We develop data analysis and visualization tools for analyzing the performance of large-scale parallel applications.
Hatchet is a Python-based library that allows Pandas DataFrames to be indexed by structured tree and graph data. It is intended for analyzing performance data that has a hierarchy (for example, serial or parallel profiles that represent calling context trees, call graphs, nested regions’ timers, etc.). Hatchet implements various operations to analyze a single hierarchical data set or compare multiple data sets, and its API facilitates analyzing such data programmatically.
Pipit is a Python-based library designed for parallel execution trace analysis, built on top of the Pandas library. It supports various trace file formats such as OTF2, HPCToolkit, Projections, and Nsight, providing a uniform data structure in the form of a Pandas DataFrame. Pipit provides a range of data manipulation operations for aggregating, filtering, and transforming trace events to present the data in different ways. Additionally, it includes several functions for easy and efficient identification of performance issues.
Computational fluid dynamics (CFD) solvers are essential for understanding and predicting turbulent hypersonic flows, providing a critical resource for the timely development of atmospheric and space flight technologies as well as improving climate science. However, the sensitivity of hypersonic turbulence demands a high degree of numerical fidelity in simulations.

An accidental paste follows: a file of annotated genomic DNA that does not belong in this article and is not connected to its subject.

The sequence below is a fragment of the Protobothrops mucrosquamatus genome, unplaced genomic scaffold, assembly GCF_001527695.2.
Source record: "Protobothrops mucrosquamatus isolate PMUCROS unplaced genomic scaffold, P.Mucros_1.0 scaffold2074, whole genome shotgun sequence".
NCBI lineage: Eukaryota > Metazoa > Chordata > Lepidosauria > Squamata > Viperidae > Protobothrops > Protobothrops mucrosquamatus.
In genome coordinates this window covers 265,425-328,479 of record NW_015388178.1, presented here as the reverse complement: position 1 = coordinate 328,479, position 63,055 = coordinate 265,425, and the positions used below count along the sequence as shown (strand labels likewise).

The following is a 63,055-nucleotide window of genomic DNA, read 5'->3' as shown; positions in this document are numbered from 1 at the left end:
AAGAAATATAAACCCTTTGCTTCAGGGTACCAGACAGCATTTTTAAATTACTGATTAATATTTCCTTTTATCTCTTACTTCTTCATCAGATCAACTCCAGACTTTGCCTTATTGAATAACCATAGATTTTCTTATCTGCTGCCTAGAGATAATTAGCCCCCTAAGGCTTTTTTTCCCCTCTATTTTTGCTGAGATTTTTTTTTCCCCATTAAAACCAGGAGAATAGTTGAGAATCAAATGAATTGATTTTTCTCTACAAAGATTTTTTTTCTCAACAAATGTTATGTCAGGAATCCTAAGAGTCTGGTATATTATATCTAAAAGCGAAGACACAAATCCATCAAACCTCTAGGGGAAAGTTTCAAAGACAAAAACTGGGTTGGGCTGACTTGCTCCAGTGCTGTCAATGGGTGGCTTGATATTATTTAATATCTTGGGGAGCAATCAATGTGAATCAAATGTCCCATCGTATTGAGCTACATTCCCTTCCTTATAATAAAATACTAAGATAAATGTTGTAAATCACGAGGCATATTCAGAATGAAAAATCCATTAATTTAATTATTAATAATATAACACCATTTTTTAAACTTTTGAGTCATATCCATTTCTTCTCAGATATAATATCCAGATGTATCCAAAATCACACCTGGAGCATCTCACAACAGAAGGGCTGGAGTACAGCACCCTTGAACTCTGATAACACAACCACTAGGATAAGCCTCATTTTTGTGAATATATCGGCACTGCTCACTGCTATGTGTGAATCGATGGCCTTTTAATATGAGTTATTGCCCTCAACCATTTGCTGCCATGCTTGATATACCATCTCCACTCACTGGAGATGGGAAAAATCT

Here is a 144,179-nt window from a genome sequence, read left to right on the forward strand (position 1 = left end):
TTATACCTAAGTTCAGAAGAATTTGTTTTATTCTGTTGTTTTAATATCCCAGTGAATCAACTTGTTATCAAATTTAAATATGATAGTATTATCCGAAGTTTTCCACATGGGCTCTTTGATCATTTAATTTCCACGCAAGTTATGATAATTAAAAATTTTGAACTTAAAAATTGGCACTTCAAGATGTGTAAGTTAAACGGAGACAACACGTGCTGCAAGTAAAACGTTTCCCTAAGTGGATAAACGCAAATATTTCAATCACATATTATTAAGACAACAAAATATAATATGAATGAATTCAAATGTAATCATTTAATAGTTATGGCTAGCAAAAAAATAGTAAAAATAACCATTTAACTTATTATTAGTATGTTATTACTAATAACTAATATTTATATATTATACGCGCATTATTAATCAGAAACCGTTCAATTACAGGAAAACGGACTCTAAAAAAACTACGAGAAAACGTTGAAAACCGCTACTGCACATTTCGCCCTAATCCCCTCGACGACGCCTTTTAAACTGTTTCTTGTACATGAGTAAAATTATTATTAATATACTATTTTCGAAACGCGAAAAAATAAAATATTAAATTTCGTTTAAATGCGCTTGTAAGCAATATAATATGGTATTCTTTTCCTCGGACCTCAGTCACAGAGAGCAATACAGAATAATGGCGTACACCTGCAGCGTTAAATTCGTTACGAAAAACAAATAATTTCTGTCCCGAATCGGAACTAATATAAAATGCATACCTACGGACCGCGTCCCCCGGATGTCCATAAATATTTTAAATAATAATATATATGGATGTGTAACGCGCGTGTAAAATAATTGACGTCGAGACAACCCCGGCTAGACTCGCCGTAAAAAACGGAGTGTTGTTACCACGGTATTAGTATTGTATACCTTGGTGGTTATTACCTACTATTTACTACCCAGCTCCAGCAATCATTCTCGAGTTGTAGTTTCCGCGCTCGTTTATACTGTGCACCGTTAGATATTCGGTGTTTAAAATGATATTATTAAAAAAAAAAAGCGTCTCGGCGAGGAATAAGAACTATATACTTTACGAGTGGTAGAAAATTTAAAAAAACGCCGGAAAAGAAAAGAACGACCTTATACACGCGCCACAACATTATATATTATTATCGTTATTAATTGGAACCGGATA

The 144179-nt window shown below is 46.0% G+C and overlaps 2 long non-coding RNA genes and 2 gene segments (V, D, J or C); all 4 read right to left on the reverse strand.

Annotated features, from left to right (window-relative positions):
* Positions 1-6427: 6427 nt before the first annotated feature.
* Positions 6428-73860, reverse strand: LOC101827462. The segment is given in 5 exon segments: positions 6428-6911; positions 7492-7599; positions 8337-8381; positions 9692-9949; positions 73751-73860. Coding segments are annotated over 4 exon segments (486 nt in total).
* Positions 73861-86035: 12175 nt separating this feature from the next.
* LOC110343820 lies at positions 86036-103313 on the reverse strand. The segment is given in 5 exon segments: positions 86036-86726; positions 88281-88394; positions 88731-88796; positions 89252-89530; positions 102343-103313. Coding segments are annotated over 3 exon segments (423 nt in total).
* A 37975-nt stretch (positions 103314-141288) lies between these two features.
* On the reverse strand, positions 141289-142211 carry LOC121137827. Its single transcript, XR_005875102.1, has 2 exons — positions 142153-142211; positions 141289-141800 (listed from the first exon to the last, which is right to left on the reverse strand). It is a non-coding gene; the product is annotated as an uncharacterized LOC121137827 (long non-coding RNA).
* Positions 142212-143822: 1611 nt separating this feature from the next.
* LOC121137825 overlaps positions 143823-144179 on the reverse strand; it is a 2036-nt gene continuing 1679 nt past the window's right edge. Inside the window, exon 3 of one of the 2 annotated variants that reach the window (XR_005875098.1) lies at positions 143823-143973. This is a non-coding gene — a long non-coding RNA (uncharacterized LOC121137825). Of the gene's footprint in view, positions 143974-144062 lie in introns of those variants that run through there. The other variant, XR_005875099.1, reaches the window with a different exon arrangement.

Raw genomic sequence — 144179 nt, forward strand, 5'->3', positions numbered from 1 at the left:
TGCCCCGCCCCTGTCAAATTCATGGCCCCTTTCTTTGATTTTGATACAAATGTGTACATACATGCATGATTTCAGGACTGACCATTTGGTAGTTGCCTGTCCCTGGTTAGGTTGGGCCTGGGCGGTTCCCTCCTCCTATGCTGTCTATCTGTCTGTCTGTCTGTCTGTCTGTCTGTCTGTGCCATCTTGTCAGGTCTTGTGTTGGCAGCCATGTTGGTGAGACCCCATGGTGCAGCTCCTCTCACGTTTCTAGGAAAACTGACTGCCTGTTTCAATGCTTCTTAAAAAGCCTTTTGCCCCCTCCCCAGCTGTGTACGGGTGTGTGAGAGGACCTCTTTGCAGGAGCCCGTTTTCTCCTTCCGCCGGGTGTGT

Existing approaches have been shown to achieve good performance on CPU-based systems using only MPI, but the emergence of GPU-based supercomputing platforms has created a new opportunity to further improve performance. In addition, adaptive mesh refinement (AMR) can massively decrease the amount of work required to achieve a given level of fidelity. In this project, we have adapted an existing hypersonics CFD code that was MPI-only to include support GPU acceleration and AMR using the AMReX library, adapting our use of AMReX to handle previously-unsupported curvilinear grids in interpolation and data management. This cumulatively results in substantial orders-of-magnitude reductions in time-to-solution on representative benchmarks.
Parallel File Systems
The research project is to build an efficient file system for high-performance computing (HPC) applications. Developing user-level filesystems for specific workloads requires analyzing the I/O behavior of parallel programs, and identifying I/O bottlenecks and limitations. Based on the analysis, strategies can be developed to improve I/O performance. The project involves studying the I/O behavior of several HPC benchmarks and applications. It also involves analyzing the collected data to identify bottlenecks, and then developing strategies to mitigate those bottlenecks.